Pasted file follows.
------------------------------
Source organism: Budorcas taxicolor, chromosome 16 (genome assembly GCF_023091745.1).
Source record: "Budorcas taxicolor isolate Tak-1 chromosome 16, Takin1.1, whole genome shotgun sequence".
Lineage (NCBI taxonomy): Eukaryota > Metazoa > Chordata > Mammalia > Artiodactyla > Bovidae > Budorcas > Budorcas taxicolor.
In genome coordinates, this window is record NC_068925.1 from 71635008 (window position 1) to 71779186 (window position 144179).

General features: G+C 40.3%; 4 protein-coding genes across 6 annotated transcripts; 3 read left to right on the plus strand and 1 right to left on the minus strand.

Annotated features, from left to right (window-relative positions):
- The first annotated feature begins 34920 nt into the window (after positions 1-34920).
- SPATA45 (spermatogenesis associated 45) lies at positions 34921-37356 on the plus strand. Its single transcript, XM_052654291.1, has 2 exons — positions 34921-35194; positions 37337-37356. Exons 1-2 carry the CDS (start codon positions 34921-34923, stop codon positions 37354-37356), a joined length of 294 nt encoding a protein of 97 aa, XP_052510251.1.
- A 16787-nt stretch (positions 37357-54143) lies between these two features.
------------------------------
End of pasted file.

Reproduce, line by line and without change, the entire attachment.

Source organism: Budorcas taxicolor, chromosome 16 (genome assembly GCF_023091745.1).
Source record: "Budorcas taxicolor isolate Tak-1 chromosome 16, Takin1.1, whole genome shotgun sequence".
Lineage (NCBI taxonomy): Eukaryota > Metazoa > Chordata > Mammalia > Artiodactyla > Bovidae > Budorcas > Budorcas taxicolor.
In genome coordinates, this window is record NC_068925.1 from 71635008 (window position 1) to 71779186 (window position 144179).

General features: G+C 40.3%; 4 protein-coding genes across 6 annotated transcripts; 3 read left to right on the plus strand and 1 right to left on the minus strand.

Annotated features, from left to right (window-relative positions):
- The first annotated feature begins 34920 nt into the window (after positions 1-34920).
- SPATA45 (spermatogenesis associated 45) lies at positions 34921-37356 on the plus strand. Its single transcript, XM_052654291.1, has 2 exons — positions 34921-35194; positions 37337-37356. Exons 1-2 carry the CDS (start codon positions 34921-34923, stop codon positions 37354-37356), a joined length of 294 nt encoding a protein of 97 aa, XP_052510251.1.
- A 16787-nt stretch (positions 37357-54143) lies between these two features.